I wouldn't trade any of that.  Boy, does it help me take everything less seriously.  And I more than make up for taking things seriously, taking things personally, and taking on the pain and feelings of others.

But there are rare times that there is a B that comes through that does take it seriously, so seriously that it takes the air out of the room.  So seriously that he is shaking with emotion.  Not anger.  Not hurt.  Just deep, deep conviction.

This is how B was in the meeting that we had to fight for the right adoptive placement for Crocodile.

I won't go into what the options were or how we ended up with a strange amount of influence in it, but just know that had we not fought as we did, there would have been an outcome we would have questioned the rest of our lives.  I was having trouble advocating as that's not my nature at all.  I like to keep the peace.  I'm a people pleaser.  So, we made sure B was at the meeting, and I expected him to speak strongly, but I didn't quite expect this.

He laid it all out there; his heart, his convictions, and everything he believed was best for Crocodile.  And as he spoke, I saw his lip quiver.  I was actually confused what was going on.  Was B feeling okay?

He was crying.

For the second, maybe third, time in the 17 years I have known him, his eyes were full of tears.  With love for Crocodile.  With conviction for what is best.  With justice and with truth.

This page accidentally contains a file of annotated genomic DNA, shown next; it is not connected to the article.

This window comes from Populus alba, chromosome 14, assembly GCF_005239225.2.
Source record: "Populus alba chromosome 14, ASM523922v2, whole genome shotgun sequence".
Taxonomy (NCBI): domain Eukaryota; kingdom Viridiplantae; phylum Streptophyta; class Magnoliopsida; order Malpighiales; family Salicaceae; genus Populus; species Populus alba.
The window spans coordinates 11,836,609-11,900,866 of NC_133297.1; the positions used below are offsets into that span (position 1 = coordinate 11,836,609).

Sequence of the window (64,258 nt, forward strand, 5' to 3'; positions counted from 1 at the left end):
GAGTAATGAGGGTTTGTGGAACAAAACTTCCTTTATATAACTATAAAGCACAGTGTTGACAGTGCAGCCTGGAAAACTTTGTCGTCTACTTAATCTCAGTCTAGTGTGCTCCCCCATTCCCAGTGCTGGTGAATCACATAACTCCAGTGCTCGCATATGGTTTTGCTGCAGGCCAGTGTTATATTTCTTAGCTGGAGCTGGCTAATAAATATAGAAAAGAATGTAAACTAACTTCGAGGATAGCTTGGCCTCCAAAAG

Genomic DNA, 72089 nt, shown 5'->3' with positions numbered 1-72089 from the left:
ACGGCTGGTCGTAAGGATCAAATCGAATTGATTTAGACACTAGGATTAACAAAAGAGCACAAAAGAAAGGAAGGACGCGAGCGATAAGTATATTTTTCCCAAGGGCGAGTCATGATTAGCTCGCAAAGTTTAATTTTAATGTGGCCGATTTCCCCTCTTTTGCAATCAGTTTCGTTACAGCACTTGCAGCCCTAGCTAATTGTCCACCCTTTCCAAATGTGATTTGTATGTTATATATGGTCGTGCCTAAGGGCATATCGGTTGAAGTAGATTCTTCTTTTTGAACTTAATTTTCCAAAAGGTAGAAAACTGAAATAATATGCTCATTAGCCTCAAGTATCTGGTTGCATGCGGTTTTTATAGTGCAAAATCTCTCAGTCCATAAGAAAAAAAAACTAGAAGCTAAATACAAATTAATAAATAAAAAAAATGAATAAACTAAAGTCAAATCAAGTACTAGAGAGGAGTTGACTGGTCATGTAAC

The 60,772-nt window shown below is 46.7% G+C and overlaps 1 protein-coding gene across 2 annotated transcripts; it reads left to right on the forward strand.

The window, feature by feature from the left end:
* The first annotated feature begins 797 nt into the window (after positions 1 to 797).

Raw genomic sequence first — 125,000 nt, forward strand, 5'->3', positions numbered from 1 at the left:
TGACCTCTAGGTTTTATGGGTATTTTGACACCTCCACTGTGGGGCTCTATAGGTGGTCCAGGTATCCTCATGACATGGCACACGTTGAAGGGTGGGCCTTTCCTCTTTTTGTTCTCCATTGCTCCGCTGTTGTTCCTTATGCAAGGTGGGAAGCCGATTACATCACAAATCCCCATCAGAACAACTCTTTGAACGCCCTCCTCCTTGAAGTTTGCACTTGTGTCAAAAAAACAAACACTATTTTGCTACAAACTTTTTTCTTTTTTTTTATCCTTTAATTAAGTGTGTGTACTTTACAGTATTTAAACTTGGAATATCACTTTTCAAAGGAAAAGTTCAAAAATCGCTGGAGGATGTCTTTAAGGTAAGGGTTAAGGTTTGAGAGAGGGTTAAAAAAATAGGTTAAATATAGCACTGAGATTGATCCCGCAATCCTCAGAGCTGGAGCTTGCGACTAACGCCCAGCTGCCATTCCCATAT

I cry for everything.  Rarely for justice and truth.  Usually because someone left their coat in the middle of the floor again or something.

It still has me a bit undone.  What was this strange planet this meeting was on?

At the same time, I know it is my B.  He is not just the jokes and the sighs at the toilet paper unrolled on the floor.  He may not be a "kid person" by nature, but he is a faithful, devoted parent, and one heck of a fighter for kids when it's needed.

Monday, January 23, 2017

Fighting for him

I am not looking forward to breaking the news when Crocodile moves.  It's still not official news, but we're getting closer.

I've imagined it for months and months of course, but the imagined responses get more dramatic as time goes on.  Over a year and a half.  Sometimes they're based on real responses I get when I convey that he will likely move.

"But... after all this time with you?"
"I just assumed you were adopting him!"
"He's like a part of your family now."
"He's spent almost half of his life with you."
"Wow, that's going to be tough on your kids."
"Aren't you going to fight to keep him?"

And twice now we have had people involved in a case assume that we would be a competing party when we won't be.  It's so strange to clear that up.  I feel like I have to say ten times how much I love him to counter how strange "we aren't trying to adopt him" sounds.

Don't get me wrong, we would be a competing party if we needed to be for him.  I tried not to get too into imagining the scenarios, but I pictured one in which his sisters were matched with an adoptive family near us but they didn't find one for him, and we could be the family to keep them in touch.  Pretty unlikely, but maybe it could happen.  Or the search for an adoptive family went on really, really long and he was having more behavior challenges, and it was best not for him to move.  We never said never for adopting him.  But we said our answer was no until it was clear, absolutely clear, that it was not just a good option, but a necessary option.